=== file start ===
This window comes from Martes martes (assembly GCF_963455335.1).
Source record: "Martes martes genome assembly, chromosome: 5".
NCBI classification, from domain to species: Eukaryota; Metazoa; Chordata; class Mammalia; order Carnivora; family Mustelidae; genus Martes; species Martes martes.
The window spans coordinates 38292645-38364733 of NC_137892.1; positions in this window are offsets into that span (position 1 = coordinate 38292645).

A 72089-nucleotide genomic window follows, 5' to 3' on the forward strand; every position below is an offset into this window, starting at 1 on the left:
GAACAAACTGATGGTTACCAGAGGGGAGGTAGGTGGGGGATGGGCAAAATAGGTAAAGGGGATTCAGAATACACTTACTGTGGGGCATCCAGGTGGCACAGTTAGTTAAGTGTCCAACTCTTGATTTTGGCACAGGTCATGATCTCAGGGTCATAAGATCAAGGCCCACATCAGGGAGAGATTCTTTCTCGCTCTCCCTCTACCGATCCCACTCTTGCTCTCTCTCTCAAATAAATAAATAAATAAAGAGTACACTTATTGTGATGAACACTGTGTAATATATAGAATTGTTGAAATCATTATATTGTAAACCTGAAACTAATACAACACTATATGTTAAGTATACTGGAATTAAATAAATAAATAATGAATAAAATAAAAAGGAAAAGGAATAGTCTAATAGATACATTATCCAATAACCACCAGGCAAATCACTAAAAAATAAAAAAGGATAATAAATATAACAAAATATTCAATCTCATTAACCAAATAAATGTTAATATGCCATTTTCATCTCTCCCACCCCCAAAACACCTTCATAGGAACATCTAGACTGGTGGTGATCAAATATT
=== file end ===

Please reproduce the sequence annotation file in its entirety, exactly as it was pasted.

This window comes from Martes martes (assembly GCF_963455335.1).
Source record: "Martes martes genome assembly, chromosome: 5".
NCBI classification, from domain to species: Eukaryota; Metazoa; Chordata; class Mammalia; order Carnivora; family Mustelidae; genus Martes; species Martes martes.
The window spans coordinates 38292645-38364733 of NC_137892.1; positions in this window are offsets into that span (position 1 = coordinate 38292645).

A 72089-nucleotide genomic window follows, 5' to 3' on the forward strand; every position below is an offset into this window, starting at 1 on the left:
GAACAAACTGATGGTTACCAGAGGGGAGGTAGGTGGGGGATGGGCAAAATAGGTAAAGGGGATTCAGAATACACTTACTGTGGGGCATCCAGGTGGCACAGTTAGTTAAGTGTCCAACTCTTGATTTTGGCACAGGTCATGATCTCAGGGTCATAAGATCAAGGCCCACATCAGGGAGAGATTCTTTCTCGCTCTCCCTCTACCGATCCCACTCTTGCTCTCTCTCTCAAATAAATAAATAAATAAAGAGTACACTTATTGTGATGAACACTGTGTAATATATAGAATTGTTGAAATCATTATATTGTAAACCTGAAACTAATACAACACTATATGTTAAGTATACTGGAATTAAATAAATAAATAATGAATAAAATAAAAAGGAAAAGGAATAGTCTAATAGATACATTATCCAATAACCACCAGGCAAATCACTAAAAAATAAAAAAGGATAATAAATATAACAAAATATTCAATCTCATTAACCAAATAAATGTTAATATGCCATTTTCATCTCTCCCACCCCCAAAACACCTTCATAGGAACATCTAGACTGGTGGTGATCAAATATT